Edwards shunned Leeds United’s approach immediately but then took the opportunity to ask if Leeds might seel them their initial transfer target, Chapman. As he did so, Ferguson started trying to get a message across and making hand signals. When that didn't work, he apparently scribbled the name of Cantona on a piece of paper. Edwards passed-on the message to his counterpart and Fotherby said he would get back to him within 24 hours. He was good to his word but he only needed 60 minutes.
So on November 26th 1992 Eric Cantona found himself crossing the Pennines to sign for Manchester United in a deal worth just £1.2 million. When Ferguson's assistant, Brian Kidd, was told how much he had cost, he asked: “has he lost a leg or something?”
Some years later Alex Ferguson revealed in his book “Leading” that, following a win over Leeds in September 1992, he jumped in the bath to celebrate with his players only to hear them going on about the talents of the Frenchman, from that moment the seed had been planted and just two months later he finally had his man.
United finally had the catalyst that they needed. A man who not only scored goals but created them too, while also elevating the performances of those around him, thanks to his supreme confidence and self belief.
At the time Ferguson described Cantona as his team’s tin opener, though many were worried the only thing he would be opening was a can of worms due to his troubled past and inability to settle. In later years Bryan Robson claimed he was worried about Eric’s reputation for “flitting from club to club, staying nowhere very long and generally causing trouble.” While Mark Hughes said he “wondered whether it would end in tears.”
Neither had reason to worry as Cantona’s arrival had an almost immediate impact on the team. Despite not taking to the field due to failing to be registered in time, two days after his signing United travelled to Arsenal on November 28th and won 1-0 in what was to be a run of nine games without defeat, a run that included seven wins – his impact was quite literally immediate.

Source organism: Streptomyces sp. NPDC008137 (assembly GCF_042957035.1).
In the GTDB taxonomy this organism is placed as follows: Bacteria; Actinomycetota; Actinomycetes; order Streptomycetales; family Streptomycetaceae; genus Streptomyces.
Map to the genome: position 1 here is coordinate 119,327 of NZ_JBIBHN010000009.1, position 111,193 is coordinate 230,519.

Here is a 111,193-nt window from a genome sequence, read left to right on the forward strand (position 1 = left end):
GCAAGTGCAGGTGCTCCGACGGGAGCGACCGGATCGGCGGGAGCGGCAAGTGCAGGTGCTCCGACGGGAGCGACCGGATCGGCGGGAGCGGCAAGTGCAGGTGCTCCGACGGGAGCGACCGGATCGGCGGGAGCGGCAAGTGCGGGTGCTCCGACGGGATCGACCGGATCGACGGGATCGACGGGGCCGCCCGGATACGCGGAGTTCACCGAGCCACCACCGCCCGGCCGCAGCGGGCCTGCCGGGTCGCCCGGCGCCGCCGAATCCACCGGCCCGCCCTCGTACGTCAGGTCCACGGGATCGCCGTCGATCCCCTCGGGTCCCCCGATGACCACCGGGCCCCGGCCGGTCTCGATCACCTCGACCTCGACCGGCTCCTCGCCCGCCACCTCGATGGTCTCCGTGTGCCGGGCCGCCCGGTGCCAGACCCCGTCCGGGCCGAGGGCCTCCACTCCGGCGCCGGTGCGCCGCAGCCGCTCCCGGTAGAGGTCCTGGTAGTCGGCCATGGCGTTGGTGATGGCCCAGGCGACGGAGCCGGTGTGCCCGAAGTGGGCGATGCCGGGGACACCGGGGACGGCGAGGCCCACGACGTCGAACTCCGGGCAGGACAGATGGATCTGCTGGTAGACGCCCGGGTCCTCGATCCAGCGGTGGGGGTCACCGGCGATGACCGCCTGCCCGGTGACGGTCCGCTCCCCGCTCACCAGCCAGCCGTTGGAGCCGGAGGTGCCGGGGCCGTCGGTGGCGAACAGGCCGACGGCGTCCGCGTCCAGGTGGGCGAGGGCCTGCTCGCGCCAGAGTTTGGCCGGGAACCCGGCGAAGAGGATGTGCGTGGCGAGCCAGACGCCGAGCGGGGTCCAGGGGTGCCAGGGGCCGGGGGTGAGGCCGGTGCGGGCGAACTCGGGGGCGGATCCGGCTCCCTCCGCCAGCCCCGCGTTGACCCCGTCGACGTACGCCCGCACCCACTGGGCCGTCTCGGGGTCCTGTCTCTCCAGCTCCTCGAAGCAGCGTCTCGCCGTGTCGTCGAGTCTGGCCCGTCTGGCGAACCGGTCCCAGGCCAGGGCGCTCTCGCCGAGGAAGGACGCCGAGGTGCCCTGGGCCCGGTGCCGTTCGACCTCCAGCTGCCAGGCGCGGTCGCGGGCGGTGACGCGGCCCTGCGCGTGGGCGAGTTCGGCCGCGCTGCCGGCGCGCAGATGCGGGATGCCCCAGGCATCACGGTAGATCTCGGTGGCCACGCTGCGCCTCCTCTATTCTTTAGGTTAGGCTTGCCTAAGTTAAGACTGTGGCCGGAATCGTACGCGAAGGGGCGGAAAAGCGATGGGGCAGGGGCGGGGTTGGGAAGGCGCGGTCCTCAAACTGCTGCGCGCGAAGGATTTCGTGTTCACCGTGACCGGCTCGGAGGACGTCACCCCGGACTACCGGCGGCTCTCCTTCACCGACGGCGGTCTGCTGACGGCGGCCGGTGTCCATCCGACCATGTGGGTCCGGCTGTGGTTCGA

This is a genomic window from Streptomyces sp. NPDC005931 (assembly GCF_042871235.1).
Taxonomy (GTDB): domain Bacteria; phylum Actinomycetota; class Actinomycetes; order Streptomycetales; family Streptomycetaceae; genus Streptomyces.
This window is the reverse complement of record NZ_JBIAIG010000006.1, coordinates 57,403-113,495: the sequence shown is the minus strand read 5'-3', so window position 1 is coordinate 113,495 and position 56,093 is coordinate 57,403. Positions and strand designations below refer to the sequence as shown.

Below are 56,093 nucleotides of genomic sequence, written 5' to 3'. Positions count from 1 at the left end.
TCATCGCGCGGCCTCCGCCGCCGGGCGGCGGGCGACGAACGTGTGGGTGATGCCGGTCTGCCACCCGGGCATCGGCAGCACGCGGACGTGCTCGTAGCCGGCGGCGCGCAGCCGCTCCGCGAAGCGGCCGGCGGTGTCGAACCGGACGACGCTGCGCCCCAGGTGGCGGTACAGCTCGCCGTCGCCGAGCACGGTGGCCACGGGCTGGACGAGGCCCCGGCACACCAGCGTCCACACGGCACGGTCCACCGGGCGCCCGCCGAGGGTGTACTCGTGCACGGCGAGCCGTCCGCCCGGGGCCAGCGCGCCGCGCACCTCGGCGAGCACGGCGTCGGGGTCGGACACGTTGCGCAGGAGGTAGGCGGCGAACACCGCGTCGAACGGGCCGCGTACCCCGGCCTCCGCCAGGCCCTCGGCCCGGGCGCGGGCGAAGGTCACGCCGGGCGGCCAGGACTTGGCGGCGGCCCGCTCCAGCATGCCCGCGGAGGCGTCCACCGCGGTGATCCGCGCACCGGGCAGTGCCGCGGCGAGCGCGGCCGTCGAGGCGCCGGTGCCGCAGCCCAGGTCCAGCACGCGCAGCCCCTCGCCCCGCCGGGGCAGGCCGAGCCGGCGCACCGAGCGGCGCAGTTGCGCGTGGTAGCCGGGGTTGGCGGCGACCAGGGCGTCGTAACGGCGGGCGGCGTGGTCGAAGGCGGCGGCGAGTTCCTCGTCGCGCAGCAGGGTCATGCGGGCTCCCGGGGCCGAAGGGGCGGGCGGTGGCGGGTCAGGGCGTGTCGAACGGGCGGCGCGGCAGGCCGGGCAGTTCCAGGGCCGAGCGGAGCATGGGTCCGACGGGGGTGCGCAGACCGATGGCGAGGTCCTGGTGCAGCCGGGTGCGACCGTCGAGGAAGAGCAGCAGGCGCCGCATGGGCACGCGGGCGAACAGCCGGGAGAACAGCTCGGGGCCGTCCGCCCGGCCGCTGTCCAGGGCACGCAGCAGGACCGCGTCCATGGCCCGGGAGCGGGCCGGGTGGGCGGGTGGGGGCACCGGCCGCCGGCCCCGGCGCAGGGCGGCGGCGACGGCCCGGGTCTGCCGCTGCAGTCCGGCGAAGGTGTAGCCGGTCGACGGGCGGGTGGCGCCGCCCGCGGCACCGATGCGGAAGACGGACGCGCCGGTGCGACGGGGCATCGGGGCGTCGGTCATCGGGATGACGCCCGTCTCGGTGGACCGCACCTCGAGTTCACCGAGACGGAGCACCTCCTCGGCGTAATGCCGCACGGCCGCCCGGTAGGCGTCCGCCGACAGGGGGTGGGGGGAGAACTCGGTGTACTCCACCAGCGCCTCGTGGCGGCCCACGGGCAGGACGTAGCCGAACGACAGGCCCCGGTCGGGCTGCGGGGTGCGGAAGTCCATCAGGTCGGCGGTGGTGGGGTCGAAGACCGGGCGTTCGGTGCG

When he did finally make his first appearance as a substitute against Manchester City on December 6th 1992 it became clear why Ferguson had put his job and reputation on the line to sign him. “He swaggered in, stuck his chest out, raised his head and surveyed everything as though he were asking: ‘I'm Cantona. How big are you? Are you big enough for me?'” Ferguson later explained.
Cantona's arrival brought with it a winning mentality and made a group of experienced players think about the game completely differently, while trying to express themselves in a way they simply wouldn’t have considered before.
As well as the turnaround in results Cantona was presiding over a number of key performances that installed a mentality of never giving up, something which had been so noticeably absent the previous season when United collapsed so spectacularly.
He sealed an incredible fight back from 3-0 down at Sheffield Wednesday on Boxing Day, was instrumental in a 5-0 thumping of Coventry and presided over a 4-1 thrashing of Tottenham at Old Trafford in January. All of which resulted in United finally getting their hands on the league title and the newly formed Premier League trophy after a wait of over a quarter of a century.
Of course United had a talented group of players before his arrival but it’s hard not to make the comparison between that side prior to Cantona’s signing and how they fared after he joined. United played 37 league games in 1992 prior to his arrival, collecting 54 points and scoring just 38 goals. In the next 37 league games they collected 88 points and scored 77 goals.
United won four titles in five years with Cantona in their ranks and would surely have won another had he not tried to take the law into his own hands at Selhurst Park in 1995. His influence and new-found professionalism also made a huge impression on a generation of young players including Paul Scholes, David Beckham and Gary Neville who were coming through the ranks when he first arrived.
Cantona shocked the footballing world when he retired at the end of the 1996/97 season, ending his time at Old Trafford with four Premier League titles, two FA Cups and 80 goals in less than five years at the club. “If ever there was one player, anywhere in the world that was made for Manchester United, it was Cantona,” Alex Ferguson later said about surely his greatest signing.